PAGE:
Next day dawns with a devastating realisation: now, there really is no more booze. Don hates himself so much, that he decides to pawn his beloved typewriter. Ever the comedian however, Wilder makes the day the Jewish holiday Yom Kippur, so all their pawnbrokers are shut, along with the Irish ones – turns out the Jews repay their respect by closing on St. Patrick’s day…
Enter Gloria. She’s already let one potential trick go-by, for a chance to get to know Don-the-Dish and it’s obvious they share a mutual attraction, so at his last ebb, at the point when it seems he can’t stoop any lower, Don visits her seedy digs and cadges more money, except before he has a chance to spend it, he takes a tumble down her staircase and ends up in a part-drying-out clinic, part-jail-cell in an anonymous hospital. It’s here that we’re introduced to the film’s last major character: a male nurse called Bim (Frank Faylen).
Bim’s unfazed by the goings-on around the place. Rather, he takes an almost sadistic pleasure in describing what Don will witness as the DT’s begin. So it goes, as Wilder puts on a floor show of chaotic madness for an increasingly terrified Don, as Rozsa’s score builds to a strident crescendo.
Don has other plans. Ever resourceful, he escapes into a bleak dawn. His first port of call? A liquor store, just opening up. There’s Don, still wearing his hospital pyjamas, clutching a bottle from the shelf and scowling so hard, the shopkeeper can’t even bring himself to ask for payment: it’s as though he’s used a Jedi mind-trick some thirty years before Lucas even thought of it…
This is a man who’s nearing the end. Up is down. Black is white. Left is right. No more tricks and games; no more bargains to be struck. Once home, now his own terrors come to visit: a mouse, from a crack in the wall. Then a bat, that swoops in and eats the mouse. It’s all too much. Helen arrives, to find him gibbering. Don grabs her coat and sets out to pawn it. She follows, assuming he’s after money, as-per.
But not this time. Oh, no. Tired of how the chips have fallen in his life, Don’s swapped the coat for something he’d already hocked: a revolver. But Helen catches-up with him before he can use it and now she’s the schemer. The negotiator. She’d apparently prefer him drunk to dead… The basis of any steady relationship, wouldn’t you agree?
In the nick of time, barman Nat returns the typewriter. Now enthused by a sudden rush of the usual optimism, Don’s pulling himself out of his death-dive. He has purpose again, if only for the next few hours / weeks / months (delete as appropriate). And there we leave him, without even a coda, leaving open that very doubt – and Bim’s certainty – of a relapse.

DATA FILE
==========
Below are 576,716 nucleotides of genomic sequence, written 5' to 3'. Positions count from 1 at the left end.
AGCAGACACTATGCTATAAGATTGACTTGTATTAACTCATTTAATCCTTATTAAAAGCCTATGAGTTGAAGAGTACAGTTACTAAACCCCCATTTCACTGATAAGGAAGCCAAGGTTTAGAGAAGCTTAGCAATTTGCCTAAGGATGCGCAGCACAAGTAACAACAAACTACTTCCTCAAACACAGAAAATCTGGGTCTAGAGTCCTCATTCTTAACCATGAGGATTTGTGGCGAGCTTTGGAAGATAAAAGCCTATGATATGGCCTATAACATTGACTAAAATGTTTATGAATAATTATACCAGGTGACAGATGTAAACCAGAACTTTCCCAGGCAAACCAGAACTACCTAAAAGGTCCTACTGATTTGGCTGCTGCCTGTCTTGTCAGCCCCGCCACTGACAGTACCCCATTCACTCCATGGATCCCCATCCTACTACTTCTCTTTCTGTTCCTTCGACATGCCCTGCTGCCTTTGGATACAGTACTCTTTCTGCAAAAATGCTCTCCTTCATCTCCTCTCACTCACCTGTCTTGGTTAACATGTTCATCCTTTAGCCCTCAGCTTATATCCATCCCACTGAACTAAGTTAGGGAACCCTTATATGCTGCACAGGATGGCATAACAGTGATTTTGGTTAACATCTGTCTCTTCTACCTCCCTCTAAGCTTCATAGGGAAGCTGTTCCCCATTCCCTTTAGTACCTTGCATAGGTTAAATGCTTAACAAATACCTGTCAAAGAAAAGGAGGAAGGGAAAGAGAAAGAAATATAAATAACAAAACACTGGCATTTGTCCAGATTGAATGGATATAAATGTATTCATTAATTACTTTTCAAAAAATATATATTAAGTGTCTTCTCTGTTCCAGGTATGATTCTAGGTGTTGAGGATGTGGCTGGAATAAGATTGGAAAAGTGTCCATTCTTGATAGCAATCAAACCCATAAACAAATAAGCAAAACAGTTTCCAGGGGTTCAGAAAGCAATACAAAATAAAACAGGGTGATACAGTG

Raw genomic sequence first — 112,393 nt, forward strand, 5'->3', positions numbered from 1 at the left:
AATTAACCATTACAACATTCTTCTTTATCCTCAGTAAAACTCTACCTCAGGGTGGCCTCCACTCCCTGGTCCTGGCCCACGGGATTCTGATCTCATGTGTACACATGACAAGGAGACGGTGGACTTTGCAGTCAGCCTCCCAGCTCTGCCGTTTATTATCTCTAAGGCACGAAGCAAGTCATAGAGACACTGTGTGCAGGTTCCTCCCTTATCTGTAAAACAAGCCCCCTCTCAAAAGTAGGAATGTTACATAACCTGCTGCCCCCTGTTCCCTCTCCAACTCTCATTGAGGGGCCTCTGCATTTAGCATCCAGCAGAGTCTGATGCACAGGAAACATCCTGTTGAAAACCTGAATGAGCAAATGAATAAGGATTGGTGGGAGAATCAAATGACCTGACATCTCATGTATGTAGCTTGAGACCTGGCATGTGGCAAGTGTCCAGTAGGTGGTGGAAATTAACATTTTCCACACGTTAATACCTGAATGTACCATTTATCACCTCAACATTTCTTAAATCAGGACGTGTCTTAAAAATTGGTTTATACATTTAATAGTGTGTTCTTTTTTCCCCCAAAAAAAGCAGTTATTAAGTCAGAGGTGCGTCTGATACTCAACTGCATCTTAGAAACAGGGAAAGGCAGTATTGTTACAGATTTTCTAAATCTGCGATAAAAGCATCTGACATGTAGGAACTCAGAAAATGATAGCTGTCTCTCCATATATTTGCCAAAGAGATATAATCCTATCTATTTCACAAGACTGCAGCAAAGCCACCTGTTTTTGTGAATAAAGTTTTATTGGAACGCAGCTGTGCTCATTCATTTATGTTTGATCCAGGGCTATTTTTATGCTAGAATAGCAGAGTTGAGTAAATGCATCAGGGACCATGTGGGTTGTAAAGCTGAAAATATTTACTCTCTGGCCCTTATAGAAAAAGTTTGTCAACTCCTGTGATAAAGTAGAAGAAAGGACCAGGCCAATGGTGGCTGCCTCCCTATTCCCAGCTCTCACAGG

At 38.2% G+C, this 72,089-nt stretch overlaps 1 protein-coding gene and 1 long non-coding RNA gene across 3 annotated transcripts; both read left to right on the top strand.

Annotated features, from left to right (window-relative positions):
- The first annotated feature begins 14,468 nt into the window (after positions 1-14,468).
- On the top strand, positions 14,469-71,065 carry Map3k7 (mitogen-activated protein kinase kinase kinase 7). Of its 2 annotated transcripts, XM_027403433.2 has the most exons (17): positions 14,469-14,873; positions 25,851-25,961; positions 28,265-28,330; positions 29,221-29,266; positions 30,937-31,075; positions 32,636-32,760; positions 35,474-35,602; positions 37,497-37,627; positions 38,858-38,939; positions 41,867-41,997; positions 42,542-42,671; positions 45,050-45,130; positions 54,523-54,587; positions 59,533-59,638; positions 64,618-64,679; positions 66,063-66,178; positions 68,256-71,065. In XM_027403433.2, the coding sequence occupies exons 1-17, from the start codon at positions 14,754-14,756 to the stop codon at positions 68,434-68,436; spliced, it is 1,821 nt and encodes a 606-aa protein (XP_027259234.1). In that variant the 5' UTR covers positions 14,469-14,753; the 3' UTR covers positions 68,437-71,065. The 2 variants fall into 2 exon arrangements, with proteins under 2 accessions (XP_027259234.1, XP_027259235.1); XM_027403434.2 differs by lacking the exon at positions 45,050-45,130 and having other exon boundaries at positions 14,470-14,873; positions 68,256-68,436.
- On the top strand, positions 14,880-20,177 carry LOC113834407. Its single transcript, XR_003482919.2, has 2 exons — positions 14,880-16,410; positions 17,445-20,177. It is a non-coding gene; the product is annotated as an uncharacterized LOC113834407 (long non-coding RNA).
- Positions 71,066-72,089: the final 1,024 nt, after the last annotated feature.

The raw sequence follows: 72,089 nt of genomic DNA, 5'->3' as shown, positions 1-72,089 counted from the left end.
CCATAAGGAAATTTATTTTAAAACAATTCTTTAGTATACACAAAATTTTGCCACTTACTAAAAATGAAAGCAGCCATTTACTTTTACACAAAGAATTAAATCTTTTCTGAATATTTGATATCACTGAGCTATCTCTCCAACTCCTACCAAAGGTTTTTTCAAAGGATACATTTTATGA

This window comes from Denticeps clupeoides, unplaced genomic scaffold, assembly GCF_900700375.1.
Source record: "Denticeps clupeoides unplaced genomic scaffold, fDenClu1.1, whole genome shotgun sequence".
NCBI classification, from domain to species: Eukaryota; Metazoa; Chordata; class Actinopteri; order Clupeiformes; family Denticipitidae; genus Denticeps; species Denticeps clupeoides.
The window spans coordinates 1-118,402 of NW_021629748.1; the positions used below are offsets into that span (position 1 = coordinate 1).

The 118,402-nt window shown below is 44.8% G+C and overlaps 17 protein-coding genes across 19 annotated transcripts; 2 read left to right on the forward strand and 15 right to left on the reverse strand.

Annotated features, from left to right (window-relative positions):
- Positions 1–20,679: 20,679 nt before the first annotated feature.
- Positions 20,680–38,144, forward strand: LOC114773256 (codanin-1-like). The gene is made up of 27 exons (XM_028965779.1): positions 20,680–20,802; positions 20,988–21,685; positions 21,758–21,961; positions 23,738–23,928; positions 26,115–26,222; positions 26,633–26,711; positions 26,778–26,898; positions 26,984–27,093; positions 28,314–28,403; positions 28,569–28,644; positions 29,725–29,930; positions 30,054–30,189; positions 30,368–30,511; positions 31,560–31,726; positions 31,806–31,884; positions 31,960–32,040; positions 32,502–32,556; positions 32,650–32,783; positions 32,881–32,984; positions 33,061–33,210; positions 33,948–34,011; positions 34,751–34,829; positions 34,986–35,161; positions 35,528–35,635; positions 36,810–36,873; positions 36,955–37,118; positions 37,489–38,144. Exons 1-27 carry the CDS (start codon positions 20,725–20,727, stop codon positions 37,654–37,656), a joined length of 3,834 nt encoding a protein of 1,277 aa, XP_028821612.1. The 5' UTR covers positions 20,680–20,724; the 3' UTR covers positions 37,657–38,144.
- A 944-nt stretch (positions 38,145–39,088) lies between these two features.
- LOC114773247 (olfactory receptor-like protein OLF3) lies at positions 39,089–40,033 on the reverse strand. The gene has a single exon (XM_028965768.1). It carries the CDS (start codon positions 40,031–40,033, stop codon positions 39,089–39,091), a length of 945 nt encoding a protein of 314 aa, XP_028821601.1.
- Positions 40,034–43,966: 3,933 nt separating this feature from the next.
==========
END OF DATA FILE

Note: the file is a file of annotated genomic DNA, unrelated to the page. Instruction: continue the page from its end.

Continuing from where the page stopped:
Since watching the film, one thought above all occurs to me: that Helen’s the real victim here, not Don, who’s just wrapped-up in his own bubble: he’ll never change. As for Helen, he’d rather lead her down his own path to oblivion, rather than let her go: it’s the mindset of the selfish drinker. At least Wick finally saw the light and left town without him; his disillusioned absence all the stronger, when contrast with the solidarity & support shown to Don during the flashbacks. Nope: Helen’s a doormat and can’t help being walked-on.
Oh, and Bim: did you get it? His name’s a contraction of ‘Birnam’ – Don’s surname. He’s a mirage; a projection of Don’s sub-conscience. How do we know this? The clues are there and not just in his name. Consider how his presence is unremarked, or unacknowledged by everyone but Don himself. How he accurately predicts what mirage Don will suffer later-on, or hints at how one might escape the drunk-tank: no ordinary nurse would do that.
At first, I thought Bim’s character was jaded from ‘compassion fatigue’, but there’s a reason why his calm assurance of the terrors-to-come hit so hard: he’s Don’s and – by extension – OUR sub-conscience. Our inner voice of reason, if you will.
There are so many amazing things going on in the film; so many layers of context and meaning, and it’s all in an elegant and economical screenplay that Wilder filmed line-for-line, believing that his cast should respect the work – and love – already poured in to it. It was an approach that paid-off in the shoot as well; Wilder gave his cast the freedom to block things out before camera positions were set: not an insignificant concession, when one considers the size of cameras back then and how much room a set needed, in order to accommodate their movement.
Little wonder, that among his peers, Wilder was largely considered a consummate ‘actor’s director’ in the vein of Tarantino or Clint Eastwood and it’s no surprise that he won his first Oscar (alongside Charles Brackett) for Best Adapted Screenplay: it’s a perfect transition from page to screen, if the natural, seamless rhythm is any guide. I came away feeling no desire to read the source, lest it detract from the film: the total opposite of the usual scenario.
Lastly, I want to talk about how unflinching this film is. A brave look at the disease of alcoholism and its effects on the sufferer’s circle, it’s unsurprising to learn that the U.S. liquor industry offered the studio a bribe not to release the picture (Wilder himself, joked that if he’d been offered the money instead, he might not have stuck so hard to his principles). Remember: the age of Prohibition had only ended a dozen years earlier, in 1933 and memories – and livers – were still raw.
To watch Lost Weekend, or something like Mike Figgis’ Leaving Las Vegas, is to live vicariously. Perhaps we’re sipping a wine or chugging at a beer, as we think ‘there but for the Grace’. Then we shudder at the thought and keep-on drinking, safe in the knowledge that we’re the one’s in control.
But then, we’re not the one’s stepping off that roof. Are we?
Let me have one, Nat. I’m dying. Just one.
The Lost Weekend Triple Word / Score: Relevant / Blistering / Compelling / Nine